Fig. 4. Map of the R-body coding plasmid pKAP298 from Caedibacter taeniospiralis as deduced from analysis of its sequence and transcription activity. The only Bam HI restriction site was arbitrarily defined as bp 0. Each of the five double segments gives 10 kbp, except the last one with 9.112 kbp. The upper part of each double segment shows regions with detected transcription activity above the line and transposons below the line. Base pair (Bp) numbers belong to vertical lines below the indicated Bp values. Some restriction sites are also given (below bp numbers). The lower parts of each double segments show the detected open reading frames (ORF), with the direction of transcription indicated by arrows on the left side of the figure. Putative functions are given for some ORFs. (After Jeblick and Kusch 2005, changed)

that R body proteins are related to the proteins of the defective phages of Cae-dibacter (Preer et al. 1974). Prophages of some temperate phages, e.g., of col-iphages P1 (Ikeda and Tomizawa 1968; Walker and Walker 1975) and N15 (Ravin and Shulga 1970) also are autonomous plasmids. Furthermore, Casjens et al. (2004) reported that the Klebsiella oxytoca linear plasmid pKO2 is a prophage. Sequences with homology to proteins that are involved in the phage-induced lysis of a host cell were not detected on pKAP298. Schmidt et al. (1987) presumed from the occurrence of R bodies in the macronucleus of C. caryophilus-infected Paramecium caudatum that bacteriophages of C. caryophilus induced host cell lysis. In C. taeniospiralis induced lysis was never observed. Plasmid pKAP298 may stem from a bacteriophage of the order Caudovirales, to which all bacteriophages that have sequence homology to pKAP298 belong (Jeblick and Kusch 2005). Some of the sequences that were identified to originate from a phage, have homologies to proteins of the order Rhizobiales (Kaneko et al. 2002; Galibert et al. 2001), to which the original host may have belonged. The plasmid pKAP298 may have evolved from a bacteriophage to a broad host range-plasmid, since host strains classified as C. taeniospiralis have only low DNA homologies (Quackenbush 1977, 1978).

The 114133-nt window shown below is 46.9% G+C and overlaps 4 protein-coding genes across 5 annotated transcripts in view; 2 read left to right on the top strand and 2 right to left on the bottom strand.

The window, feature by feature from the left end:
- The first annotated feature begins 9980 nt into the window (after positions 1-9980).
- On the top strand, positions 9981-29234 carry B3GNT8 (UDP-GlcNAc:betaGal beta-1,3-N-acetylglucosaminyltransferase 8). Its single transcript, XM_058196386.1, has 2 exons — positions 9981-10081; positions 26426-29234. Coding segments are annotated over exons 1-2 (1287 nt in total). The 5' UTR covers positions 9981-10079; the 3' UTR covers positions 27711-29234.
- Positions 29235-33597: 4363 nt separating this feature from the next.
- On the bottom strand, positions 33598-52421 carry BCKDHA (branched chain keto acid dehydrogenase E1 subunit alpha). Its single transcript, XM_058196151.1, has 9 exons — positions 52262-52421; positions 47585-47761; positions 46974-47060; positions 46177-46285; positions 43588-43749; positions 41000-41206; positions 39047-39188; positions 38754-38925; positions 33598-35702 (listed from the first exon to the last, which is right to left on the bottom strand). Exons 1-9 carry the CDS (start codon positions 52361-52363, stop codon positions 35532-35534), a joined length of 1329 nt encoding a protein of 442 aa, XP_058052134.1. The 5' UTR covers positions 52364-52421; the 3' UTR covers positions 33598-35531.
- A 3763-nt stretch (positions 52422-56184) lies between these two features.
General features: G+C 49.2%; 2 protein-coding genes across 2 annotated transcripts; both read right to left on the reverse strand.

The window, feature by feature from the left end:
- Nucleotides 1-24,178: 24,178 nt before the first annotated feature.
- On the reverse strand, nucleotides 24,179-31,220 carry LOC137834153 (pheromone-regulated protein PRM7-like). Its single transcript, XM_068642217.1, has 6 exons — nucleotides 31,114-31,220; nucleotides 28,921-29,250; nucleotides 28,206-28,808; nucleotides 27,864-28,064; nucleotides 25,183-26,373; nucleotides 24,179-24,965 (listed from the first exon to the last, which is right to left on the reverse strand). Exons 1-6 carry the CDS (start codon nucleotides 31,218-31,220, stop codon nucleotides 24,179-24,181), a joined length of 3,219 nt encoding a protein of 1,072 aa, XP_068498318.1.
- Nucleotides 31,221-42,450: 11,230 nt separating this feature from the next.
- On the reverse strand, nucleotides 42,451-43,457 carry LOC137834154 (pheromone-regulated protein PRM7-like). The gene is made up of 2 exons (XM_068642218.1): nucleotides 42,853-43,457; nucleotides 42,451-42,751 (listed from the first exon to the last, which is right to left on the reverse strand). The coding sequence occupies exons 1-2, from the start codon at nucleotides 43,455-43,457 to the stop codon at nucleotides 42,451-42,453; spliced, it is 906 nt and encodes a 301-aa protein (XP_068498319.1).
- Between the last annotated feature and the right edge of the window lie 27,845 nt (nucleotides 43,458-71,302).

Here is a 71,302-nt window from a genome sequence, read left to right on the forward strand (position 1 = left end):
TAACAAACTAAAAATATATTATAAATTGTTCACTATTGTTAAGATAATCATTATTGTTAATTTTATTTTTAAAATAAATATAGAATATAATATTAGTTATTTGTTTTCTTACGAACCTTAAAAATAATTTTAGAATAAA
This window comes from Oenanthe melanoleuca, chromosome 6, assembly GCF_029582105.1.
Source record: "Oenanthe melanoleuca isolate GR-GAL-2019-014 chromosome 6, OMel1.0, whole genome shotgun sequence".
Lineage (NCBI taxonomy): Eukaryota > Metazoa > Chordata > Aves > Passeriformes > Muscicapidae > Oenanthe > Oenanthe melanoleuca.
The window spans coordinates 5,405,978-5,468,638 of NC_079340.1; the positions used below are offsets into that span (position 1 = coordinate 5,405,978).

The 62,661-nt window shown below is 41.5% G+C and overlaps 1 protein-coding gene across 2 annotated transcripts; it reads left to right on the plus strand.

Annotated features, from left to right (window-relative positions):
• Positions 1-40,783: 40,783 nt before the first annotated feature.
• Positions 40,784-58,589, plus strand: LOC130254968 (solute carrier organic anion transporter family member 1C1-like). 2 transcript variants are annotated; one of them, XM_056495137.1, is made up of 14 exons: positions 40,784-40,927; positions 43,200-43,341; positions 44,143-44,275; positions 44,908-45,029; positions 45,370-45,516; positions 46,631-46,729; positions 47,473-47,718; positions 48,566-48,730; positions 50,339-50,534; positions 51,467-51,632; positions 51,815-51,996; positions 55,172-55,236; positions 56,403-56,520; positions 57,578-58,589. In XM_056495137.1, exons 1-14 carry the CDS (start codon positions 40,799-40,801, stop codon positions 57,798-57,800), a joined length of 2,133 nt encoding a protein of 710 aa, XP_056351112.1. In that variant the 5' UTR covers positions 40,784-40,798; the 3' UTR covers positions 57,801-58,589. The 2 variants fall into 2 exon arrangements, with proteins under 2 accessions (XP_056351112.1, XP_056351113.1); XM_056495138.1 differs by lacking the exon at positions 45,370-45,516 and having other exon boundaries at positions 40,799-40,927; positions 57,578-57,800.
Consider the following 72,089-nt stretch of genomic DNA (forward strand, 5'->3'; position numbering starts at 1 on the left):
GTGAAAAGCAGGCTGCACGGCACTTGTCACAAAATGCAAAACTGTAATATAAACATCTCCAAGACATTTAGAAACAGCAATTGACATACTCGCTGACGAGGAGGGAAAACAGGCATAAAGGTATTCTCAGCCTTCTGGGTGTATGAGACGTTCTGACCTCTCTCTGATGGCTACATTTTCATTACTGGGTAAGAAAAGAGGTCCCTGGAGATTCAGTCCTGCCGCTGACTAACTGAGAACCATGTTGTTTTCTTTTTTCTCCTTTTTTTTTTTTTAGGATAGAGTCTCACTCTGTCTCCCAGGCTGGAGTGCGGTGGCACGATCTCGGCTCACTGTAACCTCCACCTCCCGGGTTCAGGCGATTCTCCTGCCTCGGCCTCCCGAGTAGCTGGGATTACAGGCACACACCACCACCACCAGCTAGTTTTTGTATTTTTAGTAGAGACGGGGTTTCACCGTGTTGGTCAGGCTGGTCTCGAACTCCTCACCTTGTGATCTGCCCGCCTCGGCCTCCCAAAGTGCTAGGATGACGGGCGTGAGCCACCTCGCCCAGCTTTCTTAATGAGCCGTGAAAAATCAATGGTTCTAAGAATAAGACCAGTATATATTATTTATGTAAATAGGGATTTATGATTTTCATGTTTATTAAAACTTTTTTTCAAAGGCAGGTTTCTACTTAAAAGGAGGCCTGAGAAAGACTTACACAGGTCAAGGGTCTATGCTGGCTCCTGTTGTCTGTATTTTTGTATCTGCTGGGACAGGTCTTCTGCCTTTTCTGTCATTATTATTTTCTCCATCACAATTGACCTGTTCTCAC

Apparently, pKAP298 and its R body genes are related to a bacteriophage that does not have a complete set of phage head and tail genes. In several other bacteria, sequence analysis and electron microscopy revealed a common ancestry for some bacteriocins, bacterial products with specific bactericidal activity, and bacteriophages (e.g., Strauch et al. 2001; Jabrane et al. 2002). These bacteriocins have been regarded as defective bacteriophages, which might have arisen from temperate phages by several successive mutations (Bradley 1967; Daw and Falkiner 1996). The bacterial bacteriocin production obviously evolved from phage structural genes, and it seems that Caedibacter species similarly derived R-body genes from a phage. The gene transfer agent (GTA) of Rhodobacter capsulatus is another example, where bacterial functions may have evolved from phage genes (Marrs 1974; Yen et al. 1979). Therefore, the present genes in pKAP298 should come from an adaptive selection for toxicity that preserved this genetic element during evolution.

Toxicity of R bodies to paramecia ingesting Caedibacter species may be associated with a protein that has homology to the Soj-/ParA-family (ORF 43, Fig. 4) and also has homologies to a membrane associated ATPase (Jeblick and Kusch 2005). This ATPase is involved in eukaryotic ATPase dependent ion carriers (Zhou et al. 2000) and may cause toxic effects on paramecia ingesting this protein. As an ATPase the protein may primarily function in the distribution of pKAP298 on daughter cells after host divisions (Motallebi-Vesharesh et al. 1990). It also may interfere with the distribution of the host genome due to misrelations of ParA and ParB proteins (Easter and Gober 2002), leading to the observed low reproduction rates observed for Caedibac-ter species (Preer et al. 1972). The toxin might disturb the osmoregulatory abilities of Paramecium via effects on the cell membrane (Butzel and Pagliara

1962) and therefore leads to hump-killing or vacuolization as typical killing mechanisms (Preer et al. 1974).